We had our first real opening when Radzinski shrugged off his marker and got clear one-on-one with the keeper only to seem to be caught in two minds between shooting and lobbing, then ending up patting what amounted to little more than a back-pass into the arms of Niemi.  Then, Radzinski again, broke down the right, turned the defender in the box and teed up Gary Naysmith for a belting effort from the edge of the box bringing a brilliant one handed tip-over from the keeper.

We really were battering them, though we had one scare ourselves when a fine cross from their left found Beattie unmarked where our left back should have been.  He set himself and produced an absolutely textbook volley for which Wrighty had positioned himself brilliantly to keep out.

Fifteen minutes or so gone, and some action from the bench: SuperKev replacing McBride, who had provided plenty of perspiration but little inspiration and been well marshalled by the Saints defencep; and Gravesen replacing Li Tie! Gemmill somehow being chosen to stay on.  Immediately, SuperKev in particular made a difference, putting himself about with real determination.  Then five minutes later and still no goal, on comes the Boy Wonder with just 20 minutes or so left to inspire an increasingly unlikely looking comeback.

From this point on, events, other than the goals of course, became rather a blur, as we were absolutely battering them, and carving out chance after chance.  We seemed to have around fifteen corners in the last quarter of the game, all of which were scrambled away or brilliantly dealt with by their keeper.  From one in particular, Wayne Rooney connected with a volley at full power from about six yards out only for the keeper to produce a truly unbelievable save.  When the keeper was beaten, defenders came scrambling to the rescue, and one header from Campbell seemed to hit a defender in the face before bobbling across the face of goal and being cleared from just in front of the onrushing Wayne Rooney.

Amidst the relentless bombardments, Campbell got free but lobbed just over.  Then Campbell played in Radzinski superbly and the Canadian fired a rocket which smashed the top the post little did we know he was merely range-finding for his fabulous final.

Then, just when it looked like being one of those days, the goal we had threatened finally arrived.  Unsworth once again bypassed the midfield with a probing ball down the left.  A superb pinpoint cross by Rooney, and there was Radzinski with a brilliant spring, rising between two of the tallest defenders ion the Premiership to send a perfectly directed and unstoppable header into the back of the net.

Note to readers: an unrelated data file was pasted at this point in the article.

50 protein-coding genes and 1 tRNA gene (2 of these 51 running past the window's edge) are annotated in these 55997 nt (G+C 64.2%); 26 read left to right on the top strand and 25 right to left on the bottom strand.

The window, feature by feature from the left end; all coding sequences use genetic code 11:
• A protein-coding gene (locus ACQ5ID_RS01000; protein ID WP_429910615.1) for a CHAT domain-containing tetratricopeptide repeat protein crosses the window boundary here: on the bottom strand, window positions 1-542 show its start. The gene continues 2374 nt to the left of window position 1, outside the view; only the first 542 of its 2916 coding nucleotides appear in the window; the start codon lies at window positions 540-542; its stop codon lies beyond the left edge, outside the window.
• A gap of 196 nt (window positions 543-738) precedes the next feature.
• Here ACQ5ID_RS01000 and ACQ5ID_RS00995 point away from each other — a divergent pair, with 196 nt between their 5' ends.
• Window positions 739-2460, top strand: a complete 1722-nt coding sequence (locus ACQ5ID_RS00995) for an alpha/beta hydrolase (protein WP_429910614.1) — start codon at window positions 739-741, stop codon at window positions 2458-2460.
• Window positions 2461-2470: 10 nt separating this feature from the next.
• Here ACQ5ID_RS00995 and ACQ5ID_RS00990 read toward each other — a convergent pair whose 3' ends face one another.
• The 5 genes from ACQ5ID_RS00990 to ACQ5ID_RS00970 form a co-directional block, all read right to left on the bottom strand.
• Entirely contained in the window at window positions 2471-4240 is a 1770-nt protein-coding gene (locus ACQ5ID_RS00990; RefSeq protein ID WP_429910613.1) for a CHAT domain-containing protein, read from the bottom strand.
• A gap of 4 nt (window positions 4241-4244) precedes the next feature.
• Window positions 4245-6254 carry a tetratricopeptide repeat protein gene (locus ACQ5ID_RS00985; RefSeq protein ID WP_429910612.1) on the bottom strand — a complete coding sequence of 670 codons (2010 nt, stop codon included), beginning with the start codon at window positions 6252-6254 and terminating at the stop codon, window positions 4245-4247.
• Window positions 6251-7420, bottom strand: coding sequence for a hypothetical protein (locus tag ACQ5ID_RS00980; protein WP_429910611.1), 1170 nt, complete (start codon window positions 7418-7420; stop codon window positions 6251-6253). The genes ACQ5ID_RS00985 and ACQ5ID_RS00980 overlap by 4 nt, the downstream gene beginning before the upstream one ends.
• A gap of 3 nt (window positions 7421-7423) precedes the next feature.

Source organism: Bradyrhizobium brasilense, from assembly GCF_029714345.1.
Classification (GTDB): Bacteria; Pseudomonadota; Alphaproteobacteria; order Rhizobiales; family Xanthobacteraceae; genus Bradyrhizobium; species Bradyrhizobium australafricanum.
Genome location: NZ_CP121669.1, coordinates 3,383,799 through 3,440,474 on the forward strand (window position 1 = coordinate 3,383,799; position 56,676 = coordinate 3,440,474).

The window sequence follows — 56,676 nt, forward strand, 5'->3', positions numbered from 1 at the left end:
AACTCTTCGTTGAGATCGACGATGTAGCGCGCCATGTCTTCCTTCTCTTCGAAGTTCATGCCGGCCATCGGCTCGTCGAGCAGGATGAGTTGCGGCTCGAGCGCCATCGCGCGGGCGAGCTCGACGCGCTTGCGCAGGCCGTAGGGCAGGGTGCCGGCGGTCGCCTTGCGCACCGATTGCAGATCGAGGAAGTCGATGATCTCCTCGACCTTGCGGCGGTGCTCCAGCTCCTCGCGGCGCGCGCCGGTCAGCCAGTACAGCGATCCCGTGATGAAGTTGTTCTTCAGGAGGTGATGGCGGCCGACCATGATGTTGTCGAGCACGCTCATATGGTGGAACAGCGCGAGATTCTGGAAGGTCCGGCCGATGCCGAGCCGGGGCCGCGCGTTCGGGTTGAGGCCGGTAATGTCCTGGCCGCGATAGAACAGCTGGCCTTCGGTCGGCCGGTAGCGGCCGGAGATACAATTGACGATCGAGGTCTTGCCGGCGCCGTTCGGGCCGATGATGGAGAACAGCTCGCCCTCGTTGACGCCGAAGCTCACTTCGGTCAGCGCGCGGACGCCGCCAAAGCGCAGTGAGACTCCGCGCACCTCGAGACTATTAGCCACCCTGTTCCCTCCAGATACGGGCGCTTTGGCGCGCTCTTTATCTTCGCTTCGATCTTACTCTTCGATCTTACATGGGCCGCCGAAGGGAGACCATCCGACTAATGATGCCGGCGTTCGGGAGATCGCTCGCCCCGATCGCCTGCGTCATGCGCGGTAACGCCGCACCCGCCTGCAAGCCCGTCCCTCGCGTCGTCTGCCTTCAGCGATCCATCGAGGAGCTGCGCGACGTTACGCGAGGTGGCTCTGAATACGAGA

The sensation of relief was palpable; but could we go on to get the winner?

We maintained our tempo in the last seven minutes and threatened on a couple of occasions, but the charmed life of the Southampton goal continued.  Two minutes of the allotted three minutes of stoppage time played, and we conceded a corner.  Saints are of course trying to run the clock down.  They get a throw in, again in our corner.  It goes into our box, a bit of pinball, Wrighty gathers and launches it upfield where Radzinski has four defenders for company.

The ball is cleared to the arriving Gravesen, he feeds Radzinski on the right still with plenty of defenders in attendance.  Radzinski sprints in to the box and absolutely hammers an unstoppable shot right into the top corner!!!!  You beauty!!!!  An absolutely fabulous strike to send the crowd delirious!!!!  Ninety-two minutes and fifty odd seconds on the clock!!!!  What a brilliant way to seal three points!!!!

A match-winning performance from Radzinski.  OK, he missed a few chances but he created problems all afternoon with his running and his pace.  The goal was brilliant and he'd been unlucky to hit the post with a dress rehearsal from the exact same spot a few minutes earlier.


After a pretty poor first half, just about everyone did well in the second half, but the substitutes, together with Radzinski, changed the game.  It gives an interesting selection conundrum for the next game; SuperKev looked really up for it and surely the drive provided by Gravesen in midfield has to be recognised with a starting berth.

These are good dilemmas to have.  On the negative side, I think we are looking exposed on the left flank, and the reinstatement of Tony Hibbert will allow Pistone to move over to left back and give the team a better balance and more solidity defensively.

But for now we can just enjoy the warm glow of a great victory.  We've had a few good games in recent years, but its so much more pleasurable when the last gasp winner consolidates a European spot rather than grabs three precious points in a relegation dogfight.

We now have a couple more winnable fixtures before a tricky run-in but, if we can keep this spirit and determination going, we do not have to fear anyone.

Come on you Blues.

Julian Cashen